Work requirements for your job 37 32 31
Amount of outdoor instruction 36 41 23
FRANKLIN TEMPLETON-GALLUP ECONOMICS OF RECOVERY STUDY, SEPT. 4-13, 2020

The implementation of safety steps has a greater impact on the feelings toward in-person schooling among those who are very worried about their children contracting COVID-19 at their school or childcare center. Two-thirds of parents who are very worried -- versus less than one-third who are not "very worried" -- say requirements for daily health screenings would have a major impact on their feelings. Parents who are very worried are also more likely than those who are not to say cleanliness and sanitation, class size and mask-wearing requirements would have a major impact on their feeling about in-person schooling for their child(ren).

The Impact of School and Work Factors on U.S. Parents Sending Their Children to In-Person School, by Their Level of Worry Their Children Will Contract the Disease
"Very worried" Not "very worried"
% %
Requirements for daily health screenings of students, teachers and staff 66 31
Cleanliness and sanitation procedures of school 63 40
Class size 62 27
Effectiveness of remote learning 61 33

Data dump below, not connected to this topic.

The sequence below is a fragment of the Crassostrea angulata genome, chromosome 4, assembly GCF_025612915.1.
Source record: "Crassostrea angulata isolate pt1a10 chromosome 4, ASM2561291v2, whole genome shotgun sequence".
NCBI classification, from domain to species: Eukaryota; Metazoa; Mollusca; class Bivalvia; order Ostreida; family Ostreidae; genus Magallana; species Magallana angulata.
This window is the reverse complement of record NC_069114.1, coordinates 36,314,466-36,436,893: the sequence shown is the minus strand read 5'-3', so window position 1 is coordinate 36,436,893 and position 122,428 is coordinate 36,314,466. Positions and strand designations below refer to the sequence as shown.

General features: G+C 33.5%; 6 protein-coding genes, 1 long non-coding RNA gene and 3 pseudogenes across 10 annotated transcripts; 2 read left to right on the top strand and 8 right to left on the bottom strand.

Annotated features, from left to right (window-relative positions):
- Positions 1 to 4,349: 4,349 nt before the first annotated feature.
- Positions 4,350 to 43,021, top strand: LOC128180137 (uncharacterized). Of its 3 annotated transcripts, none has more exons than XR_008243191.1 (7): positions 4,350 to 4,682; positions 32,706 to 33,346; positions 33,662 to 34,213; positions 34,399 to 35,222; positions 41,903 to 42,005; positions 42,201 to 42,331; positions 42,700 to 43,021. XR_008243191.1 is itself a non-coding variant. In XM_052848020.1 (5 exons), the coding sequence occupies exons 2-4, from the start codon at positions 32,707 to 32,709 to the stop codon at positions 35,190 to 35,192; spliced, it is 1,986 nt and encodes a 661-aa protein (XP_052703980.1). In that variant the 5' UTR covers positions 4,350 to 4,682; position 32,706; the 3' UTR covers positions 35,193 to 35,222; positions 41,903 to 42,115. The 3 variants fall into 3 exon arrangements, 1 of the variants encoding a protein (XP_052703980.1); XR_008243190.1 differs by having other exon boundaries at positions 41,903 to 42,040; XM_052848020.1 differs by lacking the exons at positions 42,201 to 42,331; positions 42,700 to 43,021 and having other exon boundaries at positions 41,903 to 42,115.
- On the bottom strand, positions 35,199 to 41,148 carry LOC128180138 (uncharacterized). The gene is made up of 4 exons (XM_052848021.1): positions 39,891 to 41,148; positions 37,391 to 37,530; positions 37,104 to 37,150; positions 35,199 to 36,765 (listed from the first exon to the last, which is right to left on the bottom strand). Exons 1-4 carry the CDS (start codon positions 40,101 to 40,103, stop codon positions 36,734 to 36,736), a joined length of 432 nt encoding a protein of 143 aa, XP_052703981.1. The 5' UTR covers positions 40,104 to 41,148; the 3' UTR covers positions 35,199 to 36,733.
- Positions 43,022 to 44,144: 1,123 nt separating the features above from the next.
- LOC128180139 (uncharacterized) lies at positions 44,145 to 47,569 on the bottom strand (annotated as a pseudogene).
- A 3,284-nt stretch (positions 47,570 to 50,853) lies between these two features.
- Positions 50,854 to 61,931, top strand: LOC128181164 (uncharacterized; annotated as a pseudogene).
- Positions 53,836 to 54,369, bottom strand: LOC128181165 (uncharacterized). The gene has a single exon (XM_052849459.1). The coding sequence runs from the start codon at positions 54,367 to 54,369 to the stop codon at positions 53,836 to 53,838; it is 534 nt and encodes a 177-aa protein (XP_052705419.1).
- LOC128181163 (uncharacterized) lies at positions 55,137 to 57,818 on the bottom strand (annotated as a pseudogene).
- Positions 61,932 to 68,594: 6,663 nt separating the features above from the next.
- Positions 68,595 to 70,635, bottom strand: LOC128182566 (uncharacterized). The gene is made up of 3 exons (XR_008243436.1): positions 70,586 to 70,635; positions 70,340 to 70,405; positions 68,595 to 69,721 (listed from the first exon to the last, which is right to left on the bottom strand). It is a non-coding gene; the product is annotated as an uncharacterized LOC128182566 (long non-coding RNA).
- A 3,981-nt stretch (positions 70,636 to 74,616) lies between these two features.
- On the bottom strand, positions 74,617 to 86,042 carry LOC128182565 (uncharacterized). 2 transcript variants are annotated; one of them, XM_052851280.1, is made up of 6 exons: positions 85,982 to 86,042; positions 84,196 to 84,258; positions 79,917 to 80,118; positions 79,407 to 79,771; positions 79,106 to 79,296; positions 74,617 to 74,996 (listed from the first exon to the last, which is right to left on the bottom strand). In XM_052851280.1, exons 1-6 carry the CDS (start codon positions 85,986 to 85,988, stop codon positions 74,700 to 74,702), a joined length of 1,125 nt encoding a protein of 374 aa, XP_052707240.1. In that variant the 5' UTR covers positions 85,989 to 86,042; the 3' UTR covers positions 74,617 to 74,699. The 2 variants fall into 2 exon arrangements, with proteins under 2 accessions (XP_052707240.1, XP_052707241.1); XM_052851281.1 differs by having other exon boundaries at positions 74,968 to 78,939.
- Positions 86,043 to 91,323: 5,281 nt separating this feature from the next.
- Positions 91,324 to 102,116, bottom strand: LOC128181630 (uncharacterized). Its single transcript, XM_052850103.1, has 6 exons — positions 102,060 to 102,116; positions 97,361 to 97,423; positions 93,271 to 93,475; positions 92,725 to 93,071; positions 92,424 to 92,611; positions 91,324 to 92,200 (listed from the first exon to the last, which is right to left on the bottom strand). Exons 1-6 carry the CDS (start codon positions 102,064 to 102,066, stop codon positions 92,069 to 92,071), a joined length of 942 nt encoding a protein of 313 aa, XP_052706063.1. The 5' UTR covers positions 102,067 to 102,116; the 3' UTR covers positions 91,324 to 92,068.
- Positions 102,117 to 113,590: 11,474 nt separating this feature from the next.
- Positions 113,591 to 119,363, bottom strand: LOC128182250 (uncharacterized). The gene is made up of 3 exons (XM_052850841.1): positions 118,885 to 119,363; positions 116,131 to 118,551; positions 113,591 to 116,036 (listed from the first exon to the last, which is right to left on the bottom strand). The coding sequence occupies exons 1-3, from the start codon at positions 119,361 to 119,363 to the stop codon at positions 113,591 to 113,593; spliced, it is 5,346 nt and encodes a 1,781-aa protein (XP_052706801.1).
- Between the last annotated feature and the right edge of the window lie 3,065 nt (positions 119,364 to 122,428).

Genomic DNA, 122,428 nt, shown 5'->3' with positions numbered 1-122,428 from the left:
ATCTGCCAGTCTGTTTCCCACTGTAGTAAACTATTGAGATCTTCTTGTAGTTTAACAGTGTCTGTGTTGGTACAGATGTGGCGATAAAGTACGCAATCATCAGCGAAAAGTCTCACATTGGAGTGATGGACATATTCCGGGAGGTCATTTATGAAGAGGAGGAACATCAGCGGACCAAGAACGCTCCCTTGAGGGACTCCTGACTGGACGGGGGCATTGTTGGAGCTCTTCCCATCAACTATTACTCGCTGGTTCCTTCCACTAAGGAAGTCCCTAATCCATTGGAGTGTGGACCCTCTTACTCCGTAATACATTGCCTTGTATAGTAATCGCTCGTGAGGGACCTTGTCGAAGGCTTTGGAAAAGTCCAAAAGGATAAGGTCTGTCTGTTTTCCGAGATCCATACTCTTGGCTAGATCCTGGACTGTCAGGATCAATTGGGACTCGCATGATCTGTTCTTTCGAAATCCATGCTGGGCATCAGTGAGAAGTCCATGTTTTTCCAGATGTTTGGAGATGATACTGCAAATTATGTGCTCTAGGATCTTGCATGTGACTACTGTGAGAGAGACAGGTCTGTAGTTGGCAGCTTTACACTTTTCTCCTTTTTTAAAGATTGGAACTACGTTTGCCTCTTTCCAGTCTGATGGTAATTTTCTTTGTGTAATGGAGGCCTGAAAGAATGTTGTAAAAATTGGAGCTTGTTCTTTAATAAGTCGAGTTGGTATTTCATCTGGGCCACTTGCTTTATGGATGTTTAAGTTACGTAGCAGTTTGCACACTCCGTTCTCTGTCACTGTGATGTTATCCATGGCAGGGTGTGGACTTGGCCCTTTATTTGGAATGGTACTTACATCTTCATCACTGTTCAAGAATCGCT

Requirements for students, teachers and staff to wear masks at school 60 34
Work requirements for your job 54 22
Amount of outdoor recreation and activities 53 25
Amount of outdoor instruction 51 22
FRANKLIN TEMPLETON-GALLUP ECONOMICS OF RECOVERY STUDY, SEPT. 4-13, 2020

Summary

K-12 schools nationally are navigating and transitioning between in-person, remote and hybrid learning options as the COVID-19 virus continues to spread. As school systems struggle, so do parents who are juggling work and the reality of remote learning and the unpredictability of in-person school. Full economic recovery will remain out of reach until schools can safely instruct students in person, as parents have to be able to participate fully in the economy -- as consumers and as employees. The monitoring and supervision required for remote learning affect these parents' ability to leave the home and engage in a series of activities, as well as their productivity within their workplace, which has a significant and detrimental impact on employers.

Yet in-person instruction is unlikely to succeed if schools cannot implement required safety protocols that scientists report are necessary to slow the virus' spread. Such steps -- sanitation procedures, daily health screenings and social distancing -- are among the measures concerned parents most want to see in order to send their children back to school.

To receive ongoing updates on the project's findings, please sign up here. To read the project announcement press release, please visit this page.

If you are a member of the media who would like to learn more about the project's findings and release schedule, please reach out to Riley_Brands@gallup.com.


Gallup https://news.gallup.com/poll/321512/parents-worried-kids-covid-school.aspx